If you have the time, temperament and experience to set this all up yourself, it can be done.
On the other hand, the safest bet, especially if this all left you feeling really overwhelmed, is to pay a professional to do it for you. Depending on the size of your investable assets, the fees charged may be well worth it.
My advice, if you do choose to go the done for you route, is to not go with your local accountant or attorney unless they just happen to have expertise in both cryptocurrency and tax. Find professionals who specialize in these areas.
They will be less expensive because they have done it before and they just cookie cutter the documents. They will have relationships with custodians and brokerage firms that speed up the process. And they are less likely to make a mistake which will cause you, at best, to pay for something twice and, at worst, nullify your IRA.
As a rule of thumb, if you are paying more than $2000 to have all this set up for you, you are paying too much. Over time, as cryptocurrency becomes more and more mainstream, that number should also come down.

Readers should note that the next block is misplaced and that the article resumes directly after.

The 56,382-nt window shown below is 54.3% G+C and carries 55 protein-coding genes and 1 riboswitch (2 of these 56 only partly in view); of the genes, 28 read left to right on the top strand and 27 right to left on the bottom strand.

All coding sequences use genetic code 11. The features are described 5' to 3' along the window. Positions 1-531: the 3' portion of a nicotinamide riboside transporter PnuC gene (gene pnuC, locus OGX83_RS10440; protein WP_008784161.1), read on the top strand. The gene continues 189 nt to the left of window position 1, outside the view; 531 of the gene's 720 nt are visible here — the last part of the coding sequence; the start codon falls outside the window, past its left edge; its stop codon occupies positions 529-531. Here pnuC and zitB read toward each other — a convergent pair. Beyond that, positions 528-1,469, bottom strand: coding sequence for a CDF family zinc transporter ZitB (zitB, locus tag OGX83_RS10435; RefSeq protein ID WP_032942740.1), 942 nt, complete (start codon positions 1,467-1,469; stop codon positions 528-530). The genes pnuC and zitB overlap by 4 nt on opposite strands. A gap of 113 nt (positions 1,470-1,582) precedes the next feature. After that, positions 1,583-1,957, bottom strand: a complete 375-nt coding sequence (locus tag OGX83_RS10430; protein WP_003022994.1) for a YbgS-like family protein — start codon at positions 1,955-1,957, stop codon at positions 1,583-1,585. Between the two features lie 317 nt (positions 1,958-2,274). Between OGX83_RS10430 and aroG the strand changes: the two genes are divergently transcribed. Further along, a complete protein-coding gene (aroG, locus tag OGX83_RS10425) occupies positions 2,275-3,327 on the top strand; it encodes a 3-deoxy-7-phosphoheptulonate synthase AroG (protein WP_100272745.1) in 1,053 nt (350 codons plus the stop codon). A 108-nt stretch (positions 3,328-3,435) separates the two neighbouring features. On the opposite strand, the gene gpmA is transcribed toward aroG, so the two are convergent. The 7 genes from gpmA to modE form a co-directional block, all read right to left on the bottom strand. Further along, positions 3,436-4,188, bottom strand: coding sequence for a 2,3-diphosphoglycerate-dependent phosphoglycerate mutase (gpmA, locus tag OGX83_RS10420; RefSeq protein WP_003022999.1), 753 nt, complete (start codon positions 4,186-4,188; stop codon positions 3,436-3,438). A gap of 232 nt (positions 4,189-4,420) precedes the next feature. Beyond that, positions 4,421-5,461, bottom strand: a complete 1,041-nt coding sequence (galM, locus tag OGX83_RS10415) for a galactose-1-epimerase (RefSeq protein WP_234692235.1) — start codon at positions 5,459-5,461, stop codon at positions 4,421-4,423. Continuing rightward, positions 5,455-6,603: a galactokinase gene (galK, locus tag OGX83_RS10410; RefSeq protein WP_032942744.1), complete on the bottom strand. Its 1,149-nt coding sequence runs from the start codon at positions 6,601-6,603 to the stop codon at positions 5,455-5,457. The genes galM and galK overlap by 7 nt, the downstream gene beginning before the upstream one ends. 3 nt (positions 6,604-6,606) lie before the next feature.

In fact, we probably aren’t too far off from the day traditional brokerage firms, like Fidelity, begin offering cryptoassets to their clients. Until then, while there is definitely a cost in time and money to set this all up initially, if you believe in cryptoassets as an asset class, as I do, then putting that in an IRA may be well worth it.
Just something for you to consider and, as always, I hope you found it helpful.
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If you’d like to learn more about investing in cryptocurrency for retirement, I would encourage you to register for my free online training, How A Little, Little Bit of Bitcoin Can Make Your Retirement Savings Go A Lot, Lot Further.
If you have any questions at all, about this topic, or anything else, just email me at firstname.lastname@example.org. I read and answer every email personally. Or leave it in the comments below.
I am not a financial advisor, CPA or lawyer. This is not investment advice, tax advice, or legal advice. Please consult with a qualified professional before making any investment decisions.